Revision Resources

I will tell you from the get go that this post is a little self-serving. See I’m working on a novel. It’s a work of contemporary romantic fiction set in a small town in New Hampshire. Earlier this year, I completed my sh*tty first draft (h/t to Anne Lamott and Bird by Bird).

I’ve been working on my second draft for a while now. In April, I mapped out a plan that would have me completing my 2nd revision mid-September.  Unfortunately, there was an extensive break during back to back to back family emergencies over the summer. My life has returned (mostly) to its regularly scheduled chaos and I’ve rolled up my sleeves, hunkered down and am truly focused on getting through this revision. I have a few resources and techniques I’ve been using, but since I’m a long time writer, first time novelist, I really want this to be as strong as it can be before I take the next step. I’m going to share my list in the hopes you’ll share your resource list.

Books on a library shelf

K.M. Weiland

K.M Weiland is an award winning author of historical and fantasy fiction. She is also has several well respected writing how-to books along with an entire website devoted to helping writers. I’ve worked through her How to Outline Your Story Workbook and am most of the way through the workbook for How to Structure Your Story. Plotters would probably have completed these books and THEN written the story, but I’m usually possessed by an idea that MUST COME OUT NOW then I go back and clean it up.  This is true of my non-fiction writing as well. I guess this makes me a pantser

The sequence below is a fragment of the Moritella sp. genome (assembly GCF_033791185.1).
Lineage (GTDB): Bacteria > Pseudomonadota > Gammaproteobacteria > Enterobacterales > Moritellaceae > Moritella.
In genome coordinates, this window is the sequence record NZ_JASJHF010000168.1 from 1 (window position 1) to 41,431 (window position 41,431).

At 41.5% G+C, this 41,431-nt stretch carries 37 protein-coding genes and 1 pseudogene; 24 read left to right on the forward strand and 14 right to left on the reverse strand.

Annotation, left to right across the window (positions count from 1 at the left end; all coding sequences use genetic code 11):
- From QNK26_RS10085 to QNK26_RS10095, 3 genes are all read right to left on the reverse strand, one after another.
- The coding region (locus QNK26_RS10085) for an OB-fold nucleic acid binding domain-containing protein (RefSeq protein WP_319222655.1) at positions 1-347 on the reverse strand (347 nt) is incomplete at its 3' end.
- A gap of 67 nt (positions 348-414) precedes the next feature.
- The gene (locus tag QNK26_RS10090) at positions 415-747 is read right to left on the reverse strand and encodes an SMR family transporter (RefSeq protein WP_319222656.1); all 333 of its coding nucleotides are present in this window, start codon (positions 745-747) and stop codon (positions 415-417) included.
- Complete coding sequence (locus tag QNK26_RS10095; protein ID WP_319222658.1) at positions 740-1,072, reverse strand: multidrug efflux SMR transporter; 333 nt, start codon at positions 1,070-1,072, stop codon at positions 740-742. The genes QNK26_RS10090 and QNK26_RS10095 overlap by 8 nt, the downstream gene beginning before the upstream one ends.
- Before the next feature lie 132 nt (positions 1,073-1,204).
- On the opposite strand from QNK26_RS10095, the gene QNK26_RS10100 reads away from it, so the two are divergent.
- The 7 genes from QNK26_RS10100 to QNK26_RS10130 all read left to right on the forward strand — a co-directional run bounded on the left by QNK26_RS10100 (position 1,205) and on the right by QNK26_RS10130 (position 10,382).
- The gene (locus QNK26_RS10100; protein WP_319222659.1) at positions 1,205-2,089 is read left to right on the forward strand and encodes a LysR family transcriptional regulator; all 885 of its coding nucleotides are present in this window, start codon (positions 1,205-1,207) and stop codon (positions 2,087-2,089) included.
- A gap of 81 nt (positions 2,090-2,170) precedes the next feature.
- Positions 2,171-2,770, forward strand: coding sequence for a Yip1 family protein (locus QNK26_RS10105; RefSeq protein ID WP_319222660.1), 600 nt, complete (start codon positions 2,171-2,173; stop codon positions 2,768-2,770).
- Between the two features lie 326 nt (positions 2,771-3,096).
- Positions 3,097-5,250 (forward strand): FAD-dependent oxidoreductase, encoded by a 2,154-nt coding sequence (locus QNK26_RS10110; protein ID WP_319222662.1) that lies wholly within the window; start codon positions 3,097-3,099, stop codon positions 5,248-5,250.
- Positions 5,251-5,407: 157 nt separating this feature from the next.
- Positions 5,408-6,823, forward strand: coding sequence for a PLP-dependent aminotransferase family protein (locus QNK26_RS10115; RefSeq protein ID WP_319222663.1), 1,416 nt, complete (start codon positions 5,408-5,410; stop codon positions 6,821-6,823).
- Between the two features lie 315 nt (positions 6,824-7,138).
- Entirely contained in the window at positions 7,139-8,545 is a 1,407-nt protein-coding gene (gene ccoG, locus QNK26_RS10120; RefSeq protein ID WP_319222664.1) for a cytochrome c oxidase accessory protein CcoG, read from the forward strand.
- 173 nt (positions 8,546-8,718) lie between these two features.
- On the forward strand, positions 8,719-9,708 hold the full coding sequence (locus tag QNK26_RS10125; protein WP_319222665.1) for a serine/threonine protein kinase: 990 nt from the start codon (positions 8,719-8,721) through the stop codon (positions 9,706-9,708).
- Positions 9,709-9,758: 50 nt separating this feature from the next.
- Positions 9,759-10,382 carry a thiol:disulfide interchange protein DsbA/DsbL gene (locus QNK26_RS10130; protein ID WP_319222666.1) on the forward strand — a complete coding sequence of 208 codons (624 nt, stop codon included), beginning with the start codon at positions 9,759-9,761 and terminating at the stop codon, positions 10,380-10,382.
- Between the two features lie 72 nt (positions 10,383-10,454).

Jami Gold

Jami Gold writes award winning paranormal romance and urban fantasy. On her web site, she provides some fabulous insight on using story planning worksheets a.k.a beat sheets to strengthen your story. Again these could be used prior to typing a single word, but they are very helpful for those writing and revising in genre fiction where word count is a factor. Her worksheets are based on the teachings of well-known writing gurus like Larry Brooks, Blake Snyder and Michael Hauge. She’s taken their principles and formatted them into a practical spreadsheet. She offers free, downloadable templates in Excel and a few are even available in Scrivener format.

Dwight Swain and Scene & Sequel

This past weekend was the monthly meeting of the New Hampshire Chapter of Romance Writer’s of America and our President, the fabulous Christyne Butler gave a great refresher (for me anyway) Scene & Sequel presentation. Scene & Sequel, is concept developed by Dwight Swain and refers to the idea of having something happen in your story (a scene). Then giving your hero/heroine or protagonist a chance to react to what happened, ponder the meaning and make a decision based on this new information or feelings (sequel). This need not be a lengthy occurrence. It might only be a paragraph, or it might be whole chapter, it depends on your story. Scene & Sequel is another tool for adjusting your structure to insure you pacing isn’t too fast or too slow.

Angela James

And of course, I have all of the slides and my notes from Angela James’ workshop Before You Hit Send. 

I’m kind of a perfectionist, and while I am aware, that it is possible to over edit one’s own work, I’m not there yet. Frankly, I ain’t even CLOSE. So, dear reader, here is where the post takes a turn towards the self serving. I need YOU. I need your help.

What techniques do you utilize when revising your fiction?

Do you have an tips you’d like to share?


Lee Laughlin is a writer, marketer, social media consumer and producer, wife, and mom, frequently all of those things at once. She blogs at Livefearlesslee.com. She writes for the Concord Monitor and her words have also appeared in a broad range of publications from community newspapers to the Boston Globe. She is currently writing her first novel, a work of contemporary, romantic fiction.